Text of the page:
Reviewed by Rachel Feit, Fri., Oct. 1, 1999
Marimont Cafeteria623 W. 38th, 458-5944
It seems to me that one of the advantages of old age might be more than AARP discounts, Social Security benefits, and the freedom to opine with impunity. It seems to me that with age comes not just wisdom, but also a certain ability to distinguish quality originals from mass-produced imitators. Indeed, I am beginning to realize that the 60-plus crowd in Austin has long been privy to some inside info on good eats about which younger folks have been completely ignorant. Take, for instance, the Marimont, which has prospered without much hubbub since 1976. Step inside the restaurant and you will see a long, Luby's-style cafeteria; tables surrounded by large cushiony chairs set on casters; not one, but two semitropical plant gardens; and last, but certainly not least, a clientele composed almost entirely of retirees. Not exactly the hippest place in town, but look again. According to their manager, Marimont makes all of their food from scratch. Every day they offer a large selection of meats, vegetables, breads, and desserts from their cafeteria line. The food is hot and always fresh. And the price of dinner, vegetables, bread, dessert, and a drink usually costs less than 10 bucks.
After years of resisting my husband's pleas to stop at the funny-shaped building on 38th and Guadalupe, I finally broke down and agreed to try the Marimont Cafeteria. Although I have never considered myself a food elitist, there's something about the smell of a cafeteria, even a good one, that is just so institutional. I know it immediately, and I detected it as soon as I walked into the Marimont. But, once at the food line, my sensitive sniffer began to pick up on other, more inviting smells.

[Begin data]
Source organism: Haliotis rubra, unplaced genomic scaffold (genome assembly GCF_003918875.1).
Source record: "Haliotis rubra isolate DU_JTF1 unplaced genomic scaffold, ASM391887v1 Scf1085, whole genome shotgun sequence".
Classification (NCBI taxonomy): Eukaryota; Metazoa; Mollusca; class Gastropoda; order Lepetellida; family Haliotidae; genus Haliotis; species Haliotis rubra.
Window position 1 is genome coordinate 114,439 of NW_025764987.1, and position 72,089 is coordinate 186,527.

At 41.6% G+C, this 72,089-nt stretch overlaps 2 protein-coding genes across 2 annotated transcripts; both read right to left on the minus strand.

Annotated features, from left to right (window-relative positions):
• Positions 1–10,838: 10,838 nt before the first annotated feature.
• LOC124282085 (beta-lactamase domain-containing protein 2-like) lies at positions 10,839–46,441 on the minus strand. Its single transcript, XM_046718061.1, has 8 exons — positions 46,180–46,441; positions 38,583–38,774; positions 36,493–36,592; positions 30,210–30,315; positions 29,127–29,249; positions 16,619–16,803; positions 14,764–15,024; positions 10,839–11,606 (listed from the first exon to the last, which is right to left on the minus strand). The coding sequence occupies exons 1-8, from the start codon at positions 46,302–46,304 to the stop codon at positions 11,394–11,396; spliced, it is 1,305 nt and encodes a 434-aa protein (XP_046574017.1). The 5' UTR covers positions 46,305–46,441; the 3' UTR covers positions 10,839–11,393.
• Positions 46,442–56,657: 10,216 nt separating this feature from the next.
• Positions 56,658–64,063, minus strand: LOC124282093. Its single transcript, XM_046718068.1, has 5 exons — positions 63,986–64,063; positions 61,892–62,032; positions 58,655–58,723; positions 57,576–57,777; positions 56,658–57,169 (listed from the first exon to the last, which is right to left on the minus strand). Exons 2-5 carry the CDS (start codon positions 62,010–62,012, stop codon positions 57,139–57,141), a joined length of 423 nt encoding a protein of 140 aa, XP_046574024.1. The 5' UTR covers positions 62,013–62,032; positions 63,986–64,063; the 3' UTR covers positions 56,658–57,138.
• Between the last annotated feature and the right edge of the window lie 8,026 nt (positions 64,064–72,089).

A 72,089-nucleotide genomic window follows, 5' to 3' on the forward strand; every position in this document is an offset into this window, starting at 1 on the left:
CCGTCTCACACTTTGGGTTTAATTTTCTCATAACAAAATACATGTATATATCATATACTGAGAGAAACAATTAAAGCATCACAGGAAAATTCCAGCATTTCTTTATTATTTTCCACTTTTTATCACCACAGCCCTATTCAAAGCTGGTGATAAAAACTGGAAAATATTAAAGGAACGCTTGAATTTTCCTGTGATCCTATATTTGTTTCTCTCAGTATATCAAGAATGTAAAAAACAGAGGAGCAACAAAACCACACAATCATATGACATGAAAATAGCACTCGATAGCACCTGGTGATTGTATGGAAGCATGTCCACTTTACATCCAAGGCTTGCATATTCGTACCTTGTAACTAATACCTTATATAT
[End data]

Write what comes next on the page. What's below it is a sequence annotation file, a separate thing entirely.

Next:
On the cafeteria line, the kitchen offered glistening roast beef in pan juices, crisp fried chicken, chicken-fried steak, baked fish, and roast turkey, which Marimont staff carved to order. Each meat comes with two sides. Some of the more delicious choices we tried were the super sweet baked yams, gooey macaroni and cheese, and flavorful, airy mashed potatoes -- just the way my mother-in-law makes. Another surprise hit was the eggplant casserole. Creamy, bready, and a little spicy, I honestly couldn't figure out what went into the thing to make it taste so good (a bit disconcerting to a food critic), but I nevertheless managed to lick the plate clean. I was equally surprised by the coconut cream pie. The Marimont staff make all of their desserts, and I could tell that this one was fresh and completely homemade. The Crisco crust was identical to the one my grandmother used to make, and the meringue topping was made with real whites, not from a package. Some of their other homemade desserts include lemon-meringue pie, pecan pie, and flan.
As I sat in my soft, rolling chair and held my stomach after the meal, I had to admit the Marimont was good. Of course, those who are trying the Marimont for the first time should not expect miracles. After all, the baked fish still comes in pre-frozen square portions, and the macaroni and cheese is still an unnatural shade of orange, but this is not haute cuisine we're talking about. Rather, this is mid-20th-century American-style cooking, made by natives who have learned the secrets of their art from their mothers and their mother's mothers. At the Marimont, geezers of all ages will discover the timelessness of Americana cooking.